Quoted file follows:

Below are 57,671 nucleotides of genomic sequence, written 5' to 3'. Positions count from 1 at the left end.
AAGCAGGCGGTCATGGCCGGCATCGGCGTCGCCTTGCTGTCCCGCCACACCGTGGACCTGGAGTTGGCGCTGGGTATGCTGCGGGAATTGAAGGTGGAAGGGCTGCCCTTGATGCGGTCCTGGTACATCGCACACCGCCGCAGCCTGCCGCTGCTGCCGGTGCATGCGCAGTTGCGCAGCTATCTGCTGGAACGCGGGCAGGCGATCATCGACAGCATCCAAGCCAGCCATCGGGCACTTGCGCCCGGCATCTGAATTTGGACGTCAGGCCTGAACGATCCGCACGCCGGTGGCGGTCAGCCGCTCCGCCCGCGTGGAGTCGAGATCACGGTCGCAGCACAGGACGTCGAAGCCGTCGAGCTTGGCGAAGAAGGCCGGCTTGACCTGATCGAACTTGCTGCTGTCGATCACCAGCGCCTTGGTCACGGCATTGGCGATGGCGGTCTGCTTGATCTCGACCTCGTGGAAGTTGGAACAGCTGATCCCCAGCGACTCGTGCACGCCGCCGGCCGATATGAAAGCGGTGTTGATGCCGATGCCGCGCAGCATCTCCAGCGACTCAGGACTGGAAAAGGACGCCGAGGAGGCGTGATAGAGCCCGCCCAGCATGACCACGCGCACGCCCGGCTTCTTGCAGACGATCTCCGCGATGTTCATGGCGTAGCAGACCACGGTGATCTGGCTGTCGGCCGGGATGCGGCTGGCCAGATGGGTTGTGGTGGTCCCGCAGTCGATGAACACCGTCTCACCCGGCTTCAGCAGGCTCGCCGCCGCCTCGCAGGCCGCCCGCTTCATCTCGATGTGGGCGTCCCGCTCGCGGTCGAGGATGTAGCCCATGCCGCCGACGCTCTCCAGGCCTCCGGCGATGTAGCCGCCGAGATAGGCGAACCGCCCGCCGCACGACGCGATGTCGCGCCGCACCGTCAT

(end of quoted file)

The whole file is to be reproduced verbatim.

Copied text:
Below are 57,671 nucleotides of genomic sequence, written 5' to 3'. Positions count from 1 at the left end.
AAGCAGGCGGTCATGGCCGGCATCGGCGTCGCCTTGCTGTCCCGCCACACCGTGGACCTGGAGTTGGCGCTGGGTATGCTGCGGGAATTGAAGGTGGAAGGGCTGCCCTTGATGCGGTCCTGGTACATCGCACACCGCCGCAGCCTGCCGCTGCTGCCGGTGCATGCGCAGTTGCGCAGCTATCTGCTGGAACGCGGGCAGGCGATCATCGACAGCATCCAAGCCAGCCATCGGGCACTTGCGCCCGGCATCTGAATTTGGACGTCAGGCCTGAACGATCCGCACGCCGGTGGCGGTCAGCCGCTCCGCCCGCGTGGAGTCGAGATCACGGTCGCAGCACAGGACGTCGAAGCCGTCGAGCTTGGCGAAGAAGGCCGGCTTGACCTGATCGAACTTGCTGCTGTCGATCACCAGCGCCTTGGTCACGGCATTGGCGATGGCGGTCTGCTTGATCTCGACCTCGTGGAAGTTGGAACAGCTGATCCCCAGCGACTCGTGCACGCCGCCGGCCGATATGAAAGCGGTGTTGATGCCGATGCCGCGCAGCATCTCCAGCGACTCAGGACTGGAAAAGGACGCCGAGGAGGCGTGATAGAGCCCGCCCAGCATGACCACGCGCACGCCCGGCTTCTTGCAGACGATCTCCGCGATGTTCATGGCGTAGCAGACCACGGTGATCTGGCTGTCGGCCGGGATGCGGCTGGCCAGATGGGTTGTGGTGGTCCCGCAGTCGATGAACACCGTCTCACCCGGCTTCAGCAGGCTCGCCGCCGCCTCGCAGGCCGCCCGCTTCATCTCGATGTGGGCGTCCCGCTCGCGGTCGAGGATGTAGCCCATGCCGCCGACGCTCTCCAGGCCTCCGGCGATGTAGCCGCCGAGATAGGCGAACCGCCCGCCGCACGACGCGATGTCGCGCCGCACCGTCAT